WESTMINSTER — If you want to march through the center of town carrying a Cuban flag, don't come here.
And if a spontaneous, one-person demonstrationon a city sidewalk is your thing, better go someplace else.
While they're seldom enforced, two provisions in a city ordinanceguiding the issuance of permits for parades and demonstrations make it illegal to fly flags of nations at odds with the United States andto picket without a permit.
"That's just absurd," said Stuart Comstock-Gay, the director of the American Civil Liberties Union of Maryland in Baltimore. "This foreign flag thing is particularly ridiculous. It has got to be unconstitutional."
Comstock-Gay isn't the onlyone who finds it ridiculous.
"I have to confess to you, I wasn't aware that was in the ordinance," said Mayor W. Benjamin Brown yesterday. "It's absolutely ludicrous."
Debate over the way the city issues parade and demonstration permits arose last week when the City Council overwhelmingly killed a revision to the 40-year-old ordinance.
The revision -- called for by Council President William F. Haifleyand members of the council before this spring's city elections -- would have kept the foreign flag and single-picket provisions intact.
Haifley and others wanted to change the ordinance so the city wouldhave more control over the types of activities that can take place in parades and demonstrations.
At last week's council meeting, Haifley brought up the tossing of candy from trucks in the annual Halloween parade.
Using the proposed ordinance to control that kind of activity prompted City Councilman Kenneth Yowan to say it was "like killing a fly with a nuclear bomb."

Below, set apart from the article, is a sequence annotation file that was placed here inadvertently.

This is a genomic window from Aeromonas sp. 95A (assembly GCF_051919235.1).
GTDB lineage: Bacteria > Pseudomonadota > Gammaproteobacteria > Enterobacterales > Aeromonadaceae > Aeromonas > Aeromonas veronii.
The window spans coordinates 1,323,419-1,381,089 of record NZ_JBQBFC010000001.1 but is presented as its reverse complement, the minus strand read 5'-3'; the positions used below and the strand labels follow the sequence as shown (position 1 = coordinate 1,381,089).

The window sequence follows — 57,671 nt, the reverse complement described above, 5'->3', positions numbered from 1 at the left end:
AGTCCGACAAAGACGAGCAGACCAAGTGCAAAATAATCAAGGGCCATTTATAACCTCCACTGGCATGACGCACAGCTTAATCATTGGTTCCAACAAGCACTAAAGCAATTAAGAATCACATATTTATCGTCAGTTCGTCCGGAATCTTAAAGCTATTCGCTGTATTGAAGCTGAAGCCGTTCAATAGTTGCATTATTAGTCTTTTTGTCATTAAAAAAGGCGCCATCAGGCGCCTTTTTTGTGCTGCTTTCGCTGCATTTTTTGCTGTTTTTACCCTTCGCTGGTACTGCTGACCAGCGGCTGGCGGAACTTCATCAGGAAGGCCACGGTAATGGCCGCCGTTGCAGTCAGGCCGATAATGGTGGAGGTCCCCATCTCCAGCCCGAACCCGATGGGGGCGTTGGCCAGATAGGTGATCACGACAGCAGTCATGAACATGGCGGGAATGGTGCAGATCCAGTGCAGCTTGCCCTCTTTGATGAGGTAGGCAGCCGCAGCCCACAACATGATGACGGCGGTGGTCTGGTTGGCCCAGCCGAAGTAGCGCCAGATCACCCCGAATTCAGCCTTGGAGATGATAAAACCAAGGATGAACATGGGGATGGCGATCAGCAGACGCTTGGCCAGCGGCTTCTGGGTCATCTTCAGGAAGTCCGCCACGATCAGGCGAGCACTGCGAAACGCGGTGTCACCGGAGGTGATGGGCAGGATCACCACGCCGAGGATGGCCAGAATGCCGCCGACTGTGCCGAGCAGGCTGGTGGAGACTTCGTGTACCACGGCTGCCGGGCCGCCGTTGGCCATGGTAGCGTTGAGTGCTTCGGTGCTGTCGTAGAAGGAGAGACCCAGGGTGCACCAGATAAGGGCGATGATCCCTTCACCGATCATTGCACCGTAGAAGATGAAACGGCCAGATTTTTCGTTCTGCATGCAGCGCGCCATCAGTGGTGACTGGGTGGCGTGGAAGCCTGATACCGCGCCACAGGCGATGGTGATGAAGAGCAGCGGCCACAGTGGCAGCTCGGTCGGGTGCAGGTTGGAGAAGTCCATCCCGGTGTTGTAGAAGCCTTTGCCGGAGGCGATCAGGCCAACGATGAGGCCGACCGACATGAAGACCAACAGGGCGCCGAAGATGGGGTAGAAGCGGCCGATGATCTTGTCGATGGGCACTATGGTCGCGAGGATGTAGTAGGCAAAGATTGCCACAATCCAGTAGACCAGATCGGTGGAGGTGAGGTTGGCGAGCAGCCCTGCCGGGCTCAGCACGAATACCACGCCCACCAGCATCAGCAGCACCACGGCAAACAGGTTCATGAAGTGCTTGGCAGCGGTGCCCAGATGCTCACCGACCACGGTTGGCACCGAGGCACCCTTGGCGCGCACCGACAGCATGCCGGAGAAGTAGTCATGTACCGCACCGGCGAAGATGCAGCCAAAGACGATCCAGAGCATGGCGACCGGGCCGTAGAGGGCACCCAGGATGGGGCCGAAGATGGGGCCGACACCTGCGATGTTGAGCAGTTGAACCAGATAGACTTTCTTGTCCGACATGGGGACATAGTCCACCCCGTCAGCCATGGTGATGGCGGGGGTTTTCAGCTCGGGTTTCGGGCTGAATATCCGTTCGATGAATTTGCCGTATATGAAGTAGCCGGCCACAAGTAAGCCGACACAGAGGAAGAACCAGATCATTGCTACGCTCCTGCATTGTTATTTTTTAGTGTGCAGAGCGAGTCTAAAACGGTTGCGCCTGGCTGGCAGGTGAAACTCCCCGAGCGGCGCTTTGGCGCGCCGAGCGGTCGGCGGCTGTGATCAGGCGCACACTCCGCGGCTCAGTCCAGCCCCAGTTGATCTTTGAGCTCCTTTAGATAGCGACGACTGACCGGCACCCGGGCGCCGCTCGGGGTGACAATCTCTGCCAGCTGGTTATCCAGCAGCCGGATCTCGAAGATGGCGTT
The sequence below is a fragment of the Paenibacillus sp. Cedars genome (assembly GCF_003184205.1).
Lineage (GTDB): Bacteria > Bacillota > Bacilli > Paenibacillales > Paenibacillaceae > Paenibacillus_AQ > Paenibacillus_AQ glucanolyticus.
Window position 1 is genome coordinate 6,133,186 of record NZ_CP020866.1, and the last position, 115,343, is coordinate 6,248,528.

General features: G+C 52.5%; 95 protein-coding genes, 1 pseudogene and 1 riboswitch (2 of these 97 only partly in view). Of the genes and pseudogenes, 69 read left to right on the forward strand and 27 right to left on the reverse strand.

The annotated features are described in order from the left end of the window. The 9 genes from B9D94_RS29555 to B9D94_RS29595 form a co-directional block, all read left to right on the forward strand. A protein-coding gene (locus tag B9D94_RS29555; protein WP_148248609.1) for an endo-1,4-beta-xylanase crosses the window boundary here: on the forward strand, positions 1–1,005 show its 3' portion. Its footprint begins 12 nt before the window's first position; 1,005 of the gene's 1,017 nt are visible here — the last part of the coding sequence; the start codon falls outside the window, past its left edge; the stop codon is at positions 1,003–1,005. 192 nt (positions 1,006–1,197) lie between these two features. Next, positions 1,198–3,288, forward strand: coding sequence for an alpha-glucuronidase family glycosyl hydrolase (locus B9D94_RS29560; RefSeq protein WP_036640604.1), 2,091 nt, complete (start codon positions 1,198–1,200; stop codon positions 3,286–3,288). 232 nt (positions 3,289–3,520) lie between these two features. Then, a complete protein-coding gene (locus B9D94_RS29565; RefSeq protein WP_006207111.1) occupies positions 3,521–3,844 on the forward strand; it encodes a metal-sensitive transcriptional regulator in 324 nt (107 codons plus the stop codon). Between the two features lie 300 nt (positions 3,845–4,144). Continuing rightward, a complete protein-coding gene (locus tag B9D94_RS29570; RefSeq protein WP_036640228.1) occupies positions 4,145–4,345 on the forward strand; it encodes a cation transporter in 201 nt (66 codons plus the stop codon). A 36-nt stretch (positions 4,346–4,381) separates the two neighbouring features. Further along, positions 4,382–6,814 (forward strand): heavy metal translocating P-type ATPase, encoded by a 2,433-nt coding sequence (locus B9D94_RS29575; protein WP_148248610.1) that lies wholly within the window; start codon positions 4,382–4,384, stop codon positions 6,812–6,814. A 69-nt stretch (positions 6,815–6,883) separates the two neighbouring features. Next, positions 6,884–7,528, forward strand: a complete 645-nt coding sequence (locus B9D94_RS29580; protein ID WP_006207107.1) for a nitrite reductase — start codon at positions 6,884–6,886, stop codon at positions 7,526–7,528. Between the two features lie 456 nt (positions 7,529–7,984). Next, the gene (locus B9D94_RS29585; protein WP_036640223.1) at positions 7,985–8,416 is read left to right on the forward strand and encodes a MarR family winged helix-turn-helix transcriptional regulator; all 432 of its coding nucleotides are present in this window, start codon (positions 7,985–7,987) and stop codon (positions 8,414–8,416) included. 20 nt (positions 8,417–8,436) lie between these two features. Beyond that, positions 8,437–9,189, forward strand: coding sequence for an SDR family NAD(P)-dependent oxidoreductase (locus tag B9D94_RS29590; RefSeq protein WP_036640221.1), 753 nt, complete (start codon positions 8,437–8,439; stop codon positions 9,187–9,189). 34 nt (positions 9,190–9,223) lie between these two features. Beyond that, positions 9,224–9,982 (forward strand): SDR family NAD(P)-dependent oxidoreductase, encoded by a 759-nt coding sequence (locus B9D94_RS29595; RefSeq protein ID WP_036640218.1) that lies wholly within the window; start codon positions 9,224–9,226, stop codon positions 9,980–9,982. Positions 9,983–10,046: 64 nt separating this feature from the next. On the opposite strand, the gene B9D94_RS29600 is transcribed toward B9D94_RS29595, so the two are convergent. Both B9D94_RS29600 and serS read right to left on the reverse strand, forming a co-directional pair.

The mayor and others didn't realize the picket and flag provisions were part of the current city ordinance, which was adopted about 40 years ago.
"Some of the things I know they added," the mayor said. "But I wasn't aware the flag issue was carried over. We've got to get rid of that."
Police Chief Sam R. Leppo said that in the 18 years he's been here, no one has been turned down for a permit.
"I don't care to regulate what they're saying or doing, as long as it's legal," he said. "My only concern with a parade or demonstration is having enough protection on hand."
Westminster has the stronger of the only two official parade and demonstration ordinances in the county.
Hampstead's ordinance also regulates lone picketers, but, said Town Manager John A. Riley, it's pretty much overlooked.
"How can Westminster do that?" he asked. "People should be allowed to do their thing as long as they aren't violating any other laws or bothering people."
Taneytown used to have a parade and demonstration ordinance on the books. Taneytown's, like Westminster's, also regulated labor demonstrations, but the city's attorney said it was unenforceable.
"If the Klan is marching in town, I might be tempted to shoot them myself, but the city has to allow themto march," said City
Manager Neal W. Powell. "You're asking for trouble if you begin to regulate what people can say."
City Attorney John B. Walsh Jr. did not return phone calls seeking his opinion onthe enforceability of the city's ordinance.
New Windsor, Union Bridge and Mount Airy have not had parade or demonstration ordinances in their codes.
Neither has Sykesville.
"People have a right to peaceably assemble," said Sykesville Mayor Lloyd R. Helt Jr. "If you want to demonstrate on Main Street, I'd be the first person there to defend your right to do so."
Under the current ordinance, anyone doing just about anything but driving their car on the street or walking along the sidewalk must obtain a permit.
Under the proposed ordinance killed by the council last week, obtaining a permit would havebeen much more difficult and costly.
For a parade, the killed ordinance would have required a $100 application fee and 60 days' notice. For a picket or demonstration, the fee would have been $25, 10 daysin advance.
Any violation of the ordinance -- such as the displayof the flag of a foreign nation without diplomatic ties to the U.S. or picketing without a permit -- would carry fines of up to $400.
The current ordinance carries fines of up to $50.
"One of the things we wanted to do with a revised ordinance was make the process easier," Leppo said. "We never wanted to object to what you wanted to do.We just wanted to know how many people would be involved and how much police protection we would have to provide."
Mayor Brown said that he expects to begin talking with members of the City Council abouteliminating portions of the ordinance.